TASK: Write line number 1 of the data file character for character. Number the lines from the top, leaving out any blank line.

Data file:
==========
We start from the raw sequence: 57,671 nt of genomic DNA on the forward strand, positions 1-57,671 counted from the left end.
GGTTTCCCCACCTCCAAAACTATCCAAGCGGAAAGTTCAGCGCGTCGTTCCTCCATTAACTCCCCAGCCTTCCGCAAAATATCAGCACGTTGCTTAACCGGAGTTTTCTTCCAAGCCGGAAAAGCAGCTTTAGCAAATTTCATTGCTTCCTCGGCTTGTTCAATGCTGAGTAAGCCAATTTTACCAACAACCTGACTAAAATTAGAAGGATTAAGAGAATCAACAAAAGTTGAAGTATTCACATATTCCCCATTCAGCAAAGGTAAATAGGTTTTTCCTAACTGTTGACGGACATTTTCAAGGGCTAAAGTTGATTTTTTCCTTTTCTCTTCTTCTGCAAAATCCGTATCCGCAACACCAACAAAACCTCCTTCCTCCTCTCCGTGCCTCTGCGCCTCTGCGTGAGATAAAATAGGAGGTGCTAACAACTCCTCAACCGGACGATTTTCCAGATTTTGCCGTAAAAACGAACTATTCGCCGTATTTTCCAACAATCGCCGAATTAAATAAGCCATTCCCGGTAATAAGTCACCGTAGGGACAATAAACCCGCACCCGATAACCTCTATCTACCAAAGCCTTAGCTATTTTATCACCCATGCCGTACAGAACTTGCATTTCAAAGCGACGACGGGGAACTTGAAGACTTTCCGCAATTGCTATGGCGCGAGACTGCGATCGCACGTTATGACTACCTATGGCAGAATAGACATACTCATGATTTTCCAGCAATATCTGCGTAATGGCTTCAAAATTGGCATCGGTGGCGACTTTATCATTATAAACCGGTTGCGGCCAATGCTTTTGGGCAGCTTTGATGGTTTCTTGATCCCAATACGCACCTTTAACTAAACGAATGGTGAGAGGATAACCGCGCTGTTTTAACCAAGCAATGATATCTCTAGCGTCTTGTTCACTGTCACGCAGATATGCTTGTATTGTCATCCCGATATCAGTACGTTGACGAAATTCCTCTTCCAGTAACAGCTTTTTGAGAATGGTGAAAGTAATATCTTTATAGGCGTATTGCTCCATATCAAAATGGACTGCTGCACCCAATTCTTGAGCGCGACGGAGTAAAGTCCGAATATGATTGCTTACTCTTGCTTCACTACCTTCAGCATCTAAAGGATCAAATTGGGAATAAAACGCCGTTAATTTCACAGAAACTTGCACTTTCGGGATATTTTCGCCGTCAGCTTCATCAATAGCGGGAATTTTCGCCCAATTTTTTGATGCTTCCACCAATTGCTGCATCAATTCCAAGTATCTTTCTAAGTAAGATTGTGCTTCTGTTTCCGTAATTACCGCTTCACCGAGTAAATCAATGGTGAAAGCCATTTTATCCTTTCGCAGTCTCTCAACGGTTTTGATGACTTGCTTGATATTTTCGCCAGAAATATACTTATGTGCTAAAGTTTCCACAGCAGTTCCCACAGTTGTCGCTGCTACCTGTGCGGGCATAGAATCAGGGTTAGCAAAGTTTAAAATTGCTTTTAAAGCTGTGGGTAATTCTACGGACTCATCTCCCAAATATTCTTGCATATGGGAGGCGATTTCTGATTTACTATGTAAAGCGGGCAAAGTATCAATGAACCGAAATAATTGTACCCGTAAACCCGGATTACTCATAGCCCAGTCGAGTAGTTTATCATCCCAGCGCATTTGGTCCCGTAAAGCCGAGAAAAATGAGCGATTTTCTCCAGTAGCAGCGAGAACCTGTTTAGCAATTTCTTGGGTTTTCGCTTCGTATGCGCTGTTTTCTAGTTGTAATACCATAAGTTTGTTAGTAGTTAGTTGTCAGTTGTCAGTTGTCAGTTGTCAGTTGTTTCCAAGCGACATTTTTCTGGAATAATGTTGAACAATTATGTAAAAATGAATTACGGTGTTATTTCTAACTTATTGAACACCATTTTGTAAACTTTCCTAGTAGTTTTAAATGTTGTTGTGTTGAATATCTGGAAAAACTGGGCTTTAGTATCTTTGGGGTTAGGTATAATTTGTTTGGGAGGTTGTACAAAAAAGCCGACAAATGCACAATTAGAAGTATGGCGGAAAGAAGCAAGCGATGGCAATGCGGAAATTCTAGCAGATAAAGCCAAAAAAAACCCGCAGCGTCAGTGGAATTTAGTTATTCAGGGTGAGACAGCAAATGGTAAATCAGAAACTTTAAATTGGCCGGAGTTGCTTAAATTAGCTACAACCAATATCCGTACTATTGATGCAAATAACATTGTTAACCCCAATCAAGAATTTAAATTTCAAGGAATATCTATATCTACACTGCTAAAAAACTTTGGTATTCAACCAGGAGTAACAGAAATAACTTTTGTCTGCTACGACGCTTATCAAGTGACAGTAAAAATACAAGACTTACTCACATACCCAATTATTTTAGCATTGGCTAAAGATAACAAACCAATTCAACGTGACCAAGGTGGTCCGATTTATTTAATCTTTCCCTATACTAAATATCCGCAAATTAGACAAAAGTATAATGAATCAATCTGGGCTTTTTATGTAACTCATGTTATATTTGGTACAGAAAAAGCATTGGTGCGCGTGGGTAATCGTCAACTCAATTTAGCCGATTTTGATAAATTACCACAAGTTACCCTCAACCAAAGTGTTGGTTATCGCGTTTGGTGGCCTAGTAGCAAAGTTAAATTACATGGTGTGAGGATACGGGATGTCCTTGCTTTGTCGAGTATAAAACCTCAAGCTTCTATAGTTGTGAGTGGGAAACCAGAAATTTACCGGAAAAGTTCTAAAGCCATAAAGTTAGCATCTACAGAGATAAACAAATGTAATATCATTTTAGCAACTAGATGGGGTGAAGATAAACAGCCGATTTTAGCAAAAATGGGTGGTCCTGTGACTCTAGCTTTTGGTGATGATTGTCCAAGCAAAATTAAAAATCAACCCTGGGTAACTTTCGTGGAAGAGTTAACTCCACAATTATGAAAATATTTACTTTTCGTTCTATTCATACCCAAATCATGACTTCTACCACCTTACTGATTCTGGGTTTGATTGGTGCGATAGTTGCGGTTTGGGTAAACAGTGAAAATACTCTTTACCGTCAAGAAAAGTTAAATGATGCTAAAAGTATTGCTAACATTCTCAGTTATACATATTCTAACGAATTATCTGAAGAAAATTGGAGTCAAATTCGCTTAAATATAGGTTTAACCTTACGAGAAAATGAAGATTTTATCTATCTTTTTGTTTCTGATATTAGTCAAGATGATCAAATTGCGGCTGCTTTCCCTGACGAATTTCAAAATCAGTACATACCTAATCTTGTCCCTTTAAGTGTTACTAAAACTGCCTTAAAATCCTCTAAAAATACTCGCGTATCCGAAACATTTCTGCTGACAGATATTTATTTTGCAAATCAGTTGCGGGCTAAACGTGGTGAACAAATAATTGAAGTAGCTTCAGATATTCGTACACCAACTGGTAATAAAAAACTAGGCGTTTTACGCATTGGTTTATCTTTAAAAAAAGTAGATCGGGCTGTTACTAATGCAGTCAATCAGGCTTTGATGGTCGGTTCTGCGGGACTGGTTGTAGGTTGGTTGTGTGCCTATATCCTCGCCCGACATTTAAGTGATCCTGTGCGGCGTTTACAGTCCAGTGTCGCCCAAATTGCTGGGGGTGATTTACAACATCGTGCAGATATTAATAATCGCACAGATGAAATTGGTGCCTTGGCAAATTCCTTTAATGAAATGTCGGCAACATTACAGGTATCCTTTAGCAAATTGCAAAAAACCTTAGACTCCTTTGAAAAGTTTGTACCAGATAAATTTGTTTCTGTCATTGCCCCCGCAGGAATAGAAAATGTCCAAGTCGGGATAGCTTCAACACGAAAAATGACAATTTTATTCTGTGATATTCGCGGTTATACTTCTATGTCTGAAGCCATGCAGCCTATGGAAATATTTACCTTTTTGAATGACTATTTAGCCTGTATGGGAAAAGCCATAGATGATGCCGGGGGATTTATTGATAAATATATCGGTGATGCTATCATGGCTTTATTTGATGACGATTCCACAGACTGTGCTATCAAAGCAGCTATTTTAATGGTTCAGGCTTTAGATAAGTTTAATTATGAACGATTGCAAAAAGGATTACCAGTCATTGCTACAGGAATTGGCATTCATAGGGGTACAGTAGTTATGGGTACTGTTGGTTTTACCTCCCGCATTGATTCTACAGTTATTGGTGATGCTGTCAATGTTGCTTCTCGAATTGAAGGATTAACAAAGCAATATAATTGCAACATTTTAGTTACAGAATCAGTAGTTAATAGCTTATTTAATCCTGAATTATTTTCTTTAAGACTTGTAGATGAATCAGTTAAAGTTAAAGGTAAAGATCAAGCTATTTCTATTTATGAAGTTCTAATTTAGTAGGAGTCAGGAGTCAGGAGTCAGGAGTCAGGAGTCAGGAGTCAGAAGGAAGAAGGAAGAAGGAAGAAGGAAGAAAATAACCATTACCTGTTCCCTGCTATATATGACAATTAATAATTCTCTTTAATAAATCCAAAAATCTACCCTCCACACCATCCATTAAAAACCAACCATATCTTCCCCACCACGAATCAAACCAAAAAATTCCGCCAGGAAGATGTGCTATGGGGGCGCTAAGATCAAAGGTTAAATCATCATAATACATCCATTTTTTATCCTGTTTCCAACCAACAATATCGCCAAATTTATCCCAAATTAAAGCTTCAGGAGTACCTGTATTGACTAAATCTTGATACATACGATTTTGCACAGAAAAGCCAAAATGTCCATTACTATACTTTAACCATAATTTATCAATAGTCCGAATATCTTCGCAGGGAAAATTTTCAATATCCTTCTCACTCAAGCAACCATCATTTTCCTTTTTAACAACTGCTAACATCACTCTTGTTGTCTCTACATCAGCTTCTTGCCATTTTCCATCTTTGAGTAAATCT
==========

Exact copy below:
We start from the raw sequence: 57,671 nt of genomic DNA on the forward strand, positions 1-57,671 counted from the left end.